Reforms included in the Criminal Law Amendment Bill 2014
The Criminal Law Amendment Bill 2014 sees reform in a number of criminal law areas. The proposed amendments include harsher penalties for various offences and further mandatory sentencing provisions.
The proposals are generally in line with the “Tough-on-Crime” mandate set by the Attorney General and Minister for Justice, Mr Jarrod Bleijie.
The creation of further offences, such as the match-fixing provisions, is in line with provisions currently operating in other State jurisdictions.
It is difficult to extrapolate what impact, if any, these provisions will have on offending as harsher penalties and/or mandatory sentencing provisions have proven to be ineffective historically in many other jurisdictions.
We see serious evidentiary difficulties arising with respect to the new Serious Animal Cruelty provisions and fail to grasp how a Prosecuting authority will satisfy the Court’s that an animal suffered “severe pain or injury” or “prolonged suffering” beyond a reasonable doubt.
The new amendments are as follows:
Mandatory one-year imprisonment for a sex offender who removes GPS bracelet
Section 43AA of the Dangerous Prisoners (Sexual Offenders) Act 2003 will be replaced with a new section that holds a mandatory minimum jail sentence of one year for any sex offender who removes or tampers with their GPS bracelet for the purpose of preventing their location. The one-year imprisonment must be served wholly in a corrective services facility; the maximum penalty is a five-year sentence.
The maximum penalty for procuring child, increased
Section 229G of the Criminal Code Act 1899 deals with procuring engagement in prostitution. Previously the maximum penalty when dealing with a child or a person with mental impairment was fourteen years imprisonment, the new reforms have increased this to twenty years.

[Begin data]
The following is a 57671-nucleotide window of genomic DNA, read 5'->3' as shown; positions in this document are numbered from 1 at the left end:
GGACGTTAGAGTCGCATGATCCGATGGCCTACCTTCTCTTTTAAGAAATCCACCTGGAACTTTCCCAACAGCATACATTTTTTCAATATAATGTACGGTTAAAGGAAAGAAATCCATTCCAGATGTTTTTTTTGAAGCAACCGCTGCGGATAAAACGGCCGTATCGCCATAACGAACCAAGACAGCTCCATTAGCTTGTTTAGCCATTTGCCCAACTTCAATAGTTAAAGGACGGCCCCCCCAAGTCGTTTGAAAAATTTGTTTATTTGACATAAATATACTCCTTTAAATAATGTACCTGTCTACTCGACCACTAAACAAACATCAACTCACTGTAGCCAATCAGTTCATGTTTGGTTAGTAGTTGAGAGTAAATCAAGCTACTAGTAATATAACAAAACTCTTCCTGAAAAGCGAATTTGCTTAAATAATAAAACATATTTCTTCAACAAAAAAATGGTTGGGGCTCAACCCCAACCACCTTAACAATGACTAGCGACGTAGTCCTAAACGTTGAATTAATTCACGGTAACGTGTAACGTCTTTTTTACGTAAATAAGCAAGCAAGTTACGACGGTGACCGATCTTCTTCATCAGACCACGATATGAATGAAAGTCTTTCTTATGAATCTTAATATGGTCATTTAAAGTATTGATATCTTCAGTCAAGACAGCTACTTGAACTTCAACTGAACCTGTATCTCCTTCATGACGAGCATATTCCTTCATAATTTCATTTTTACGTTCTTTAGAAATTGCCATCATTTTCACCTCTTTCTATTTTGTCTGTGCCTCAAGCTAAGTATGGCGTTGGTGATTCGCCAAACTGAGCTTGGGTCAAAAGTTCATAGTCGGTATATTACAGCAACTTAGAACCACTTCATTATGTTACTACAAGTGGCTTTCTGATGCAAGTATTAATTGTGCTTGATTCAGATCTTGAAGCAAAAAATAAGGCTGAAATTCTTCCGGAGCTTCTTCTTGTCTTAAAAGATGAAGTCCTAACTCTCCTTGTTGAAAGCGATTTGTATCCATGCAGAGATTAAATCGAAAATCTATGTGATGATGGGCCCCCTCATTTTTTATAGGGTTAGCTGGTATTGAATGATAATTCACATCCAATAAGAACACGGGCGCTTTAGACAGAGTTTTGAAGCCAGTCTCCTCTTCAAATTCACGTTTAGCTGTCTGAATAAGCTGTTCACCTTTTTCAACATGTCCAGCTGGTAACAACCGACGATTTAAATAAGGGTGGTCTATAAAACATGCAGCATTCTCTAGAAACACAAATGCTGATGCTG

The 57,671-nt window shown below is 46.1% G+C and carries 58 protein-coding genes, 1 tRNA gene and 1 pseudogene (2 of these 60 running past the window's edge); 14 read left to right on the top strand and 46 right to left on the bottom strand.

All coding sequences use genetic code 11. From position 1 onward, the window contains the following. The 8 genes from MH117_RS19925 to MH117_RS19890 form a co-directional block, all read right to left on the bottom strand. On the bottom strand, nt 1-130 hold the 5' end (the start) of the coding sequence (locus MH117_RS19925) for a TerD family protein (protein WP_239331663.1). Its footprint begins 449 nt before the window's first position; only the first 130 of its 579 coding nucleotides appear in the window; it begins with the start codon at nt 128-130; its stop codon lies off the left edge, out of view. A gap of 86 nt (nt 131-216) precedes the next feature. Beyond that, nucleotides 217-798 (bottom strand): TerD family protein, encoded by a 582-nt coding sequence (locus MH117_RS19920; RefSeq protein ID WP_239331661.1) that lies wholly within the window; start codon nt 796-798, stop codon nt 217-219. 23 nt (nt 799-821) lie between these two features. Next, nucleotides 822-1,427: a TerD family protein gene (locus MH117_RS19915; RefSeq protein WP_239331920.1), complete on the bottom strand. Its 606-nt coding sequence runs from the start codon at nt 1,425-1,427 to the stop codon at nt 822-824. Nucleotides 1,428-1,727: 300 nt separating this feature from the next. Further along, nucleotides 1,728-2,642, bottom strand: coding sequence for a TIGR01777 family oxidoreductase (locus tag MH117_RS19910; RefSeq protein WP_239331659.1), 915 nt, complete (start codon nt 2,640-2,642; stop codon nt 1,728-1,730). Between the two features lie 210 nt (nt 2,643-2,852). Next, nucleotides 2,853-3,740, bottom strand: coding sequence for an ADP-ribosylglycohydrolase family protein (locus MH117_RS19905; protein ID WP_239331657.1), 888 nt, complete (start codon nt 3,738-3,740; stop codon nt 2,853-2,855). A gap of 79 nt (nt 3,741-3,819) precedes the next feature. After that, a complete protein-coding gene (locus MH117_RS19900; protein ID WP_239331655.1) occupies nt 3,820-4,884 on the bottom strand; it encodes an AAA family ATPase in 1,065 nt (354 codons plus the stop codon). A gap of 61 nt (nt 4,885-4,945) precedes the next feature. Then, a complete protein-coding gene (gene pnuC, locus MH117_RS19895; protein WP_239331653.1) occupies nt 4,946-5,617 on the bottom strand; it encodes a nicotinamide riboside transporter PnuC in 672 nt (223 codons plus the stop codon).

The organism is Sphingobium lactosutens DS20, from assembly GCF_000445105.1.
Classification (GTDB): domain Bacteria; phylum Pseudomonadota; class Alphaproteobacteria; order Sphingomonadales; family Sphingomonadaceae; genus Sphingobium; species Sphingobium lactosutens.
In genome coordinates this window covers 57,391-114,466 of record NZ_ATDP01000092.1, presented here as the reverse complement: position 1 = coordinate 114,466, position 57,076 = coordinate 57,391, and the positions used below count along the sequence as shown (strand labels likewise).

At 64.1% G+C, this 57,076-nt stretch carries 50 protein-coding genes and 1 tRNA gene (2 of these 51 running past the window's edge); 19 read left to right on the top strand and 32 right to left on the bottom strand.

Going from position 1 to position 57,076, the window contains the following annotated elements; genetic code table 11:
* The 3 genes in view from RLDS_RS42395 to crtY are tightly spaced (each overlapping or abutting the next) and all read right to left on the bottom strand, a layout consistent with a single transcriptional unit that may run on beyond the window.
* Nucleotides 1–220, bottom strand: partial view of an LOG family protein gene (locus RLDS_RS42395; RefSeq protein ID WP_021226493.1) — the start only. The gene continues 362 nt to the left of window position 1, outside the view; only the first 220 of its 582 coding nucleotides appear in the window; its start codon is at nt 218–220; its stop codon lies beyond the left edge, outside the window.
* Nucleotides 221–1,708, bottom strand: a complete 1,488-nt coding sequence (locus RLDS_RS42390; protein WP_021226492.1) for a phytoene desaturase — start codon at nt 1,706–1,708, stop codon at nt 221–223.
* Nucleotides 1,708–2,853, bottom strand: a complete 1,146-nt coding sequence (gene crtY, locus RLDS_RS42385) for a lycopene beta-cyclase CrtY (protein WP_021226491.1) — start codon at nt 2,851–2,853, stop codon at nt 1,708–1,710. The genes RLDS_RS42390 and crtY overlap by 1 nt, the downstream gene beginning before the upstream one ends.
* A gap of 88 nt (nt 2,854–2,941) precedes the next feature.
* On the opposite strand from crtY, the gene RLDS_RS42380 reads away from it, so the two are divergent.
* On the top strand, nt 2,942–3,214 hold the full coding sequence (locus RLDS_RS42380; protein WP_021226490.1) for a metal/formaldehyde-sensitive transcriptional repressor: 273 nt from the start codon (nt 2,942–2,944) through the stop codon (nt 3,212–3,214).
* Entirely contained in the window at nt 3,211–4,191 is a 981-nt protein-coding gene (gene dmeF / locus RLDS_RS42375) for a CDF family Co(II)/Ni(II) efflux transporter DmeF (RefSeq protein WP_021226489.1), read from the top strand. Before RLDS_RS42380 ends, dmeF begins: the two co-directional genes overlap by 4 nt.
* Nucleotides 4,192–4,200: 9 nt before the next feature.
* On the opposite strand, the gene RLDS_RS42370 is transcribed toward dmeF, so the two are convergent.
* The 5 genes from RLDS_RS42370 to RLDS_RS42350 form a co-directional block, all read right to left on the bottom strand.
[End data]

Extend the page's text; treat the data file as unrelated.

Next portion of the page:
Predators convicted of child grooming can be listed as Dangerous Offenders
The new reforms allow the Courts to list a predator convicted of child grooming, as a Dangerous Offender, even if he or she was caught by a police officer pretending to be a child.
New offence of Serious Animal Cruelty
A new offence of Serious Animal Cruelty will be inserted into the Criminal Code Act 1899. This section will see a maximum penalty of seven years imprisonment for any person who intentionally kills, causes severe pain or injury, or causes prolonged suffering to an animal.
Amendments will also be made to the Animal Care and Protection Act 2001 by way of a new section, which will allow the Courts to make an order prohibiting someone who has been charged with an animal welfare offence from purchasing, owning or possessing animals.
New match-fixing offences with high penalties
There are six new match-fixing offences, which will be inserted into chapter 43 of the Criminal Code Act 1899. They are as follows:
- Engaging in match-fixing conduct
- Facilitating match-fixing conduct or match-fixing arrangement
- Offering or giving benefit, or causing or threatening detriment, to engage in match-fixing conduct or match-fixing arrangement.
- Using or disclosing knowledge of match-fixing conduct or match-fixing arrangement for betting
- Encouraging person not to disclose match-fixing conduct or match-fixing arrangement
- Using or disclosing inside knowledge for betting
The above match-fixing offences carry a maximum penalty of ten years imprisonment.
Amendments to Queensland’s double jeopardy rules
More amendments are being made to Queensland’s double jeopardy rules retrospectively, which will allow offenders who got away with serious crimes in the past to be retried if new and compelling evidence emerges.
Online pleas of guilty
The new reforms will see offenders afforded the opportunity to enter a plea of guilty online, for a selection of minor offences that can already be dealt with ex-parte.
This reform has been criticised as “Rubber Stamp Justice”. Those who oppose the move say that it removes the “seriousness” of offending by removing the offender from the physical Court process, thereby failing to sufficiently reinforce the consequences of their conduct.
We note that offenders have been able to enter a plea of guilty in writing with respect to the same type of offences for years, and this reform seems to be aimed at simply bringing this process into the 21st century.
Stealing offence amended
The offence of Stealing will be amended to ensure that penalty applies to an offender who steals property from a declared area under the Disaster Management Act 2003, including when the theft occurs immediately after the declaration ends, to ensure victims are appropriately protected until they return to their property.
Expert witnesses to give evidence via video link
A new section of the Evidence Act 1977 will be inserted under division 3A which establishes a presumption that expert witnesses will give evidence in court via a video link. The court may however still require an expert witness to attend a court hearing and give oral evidence.
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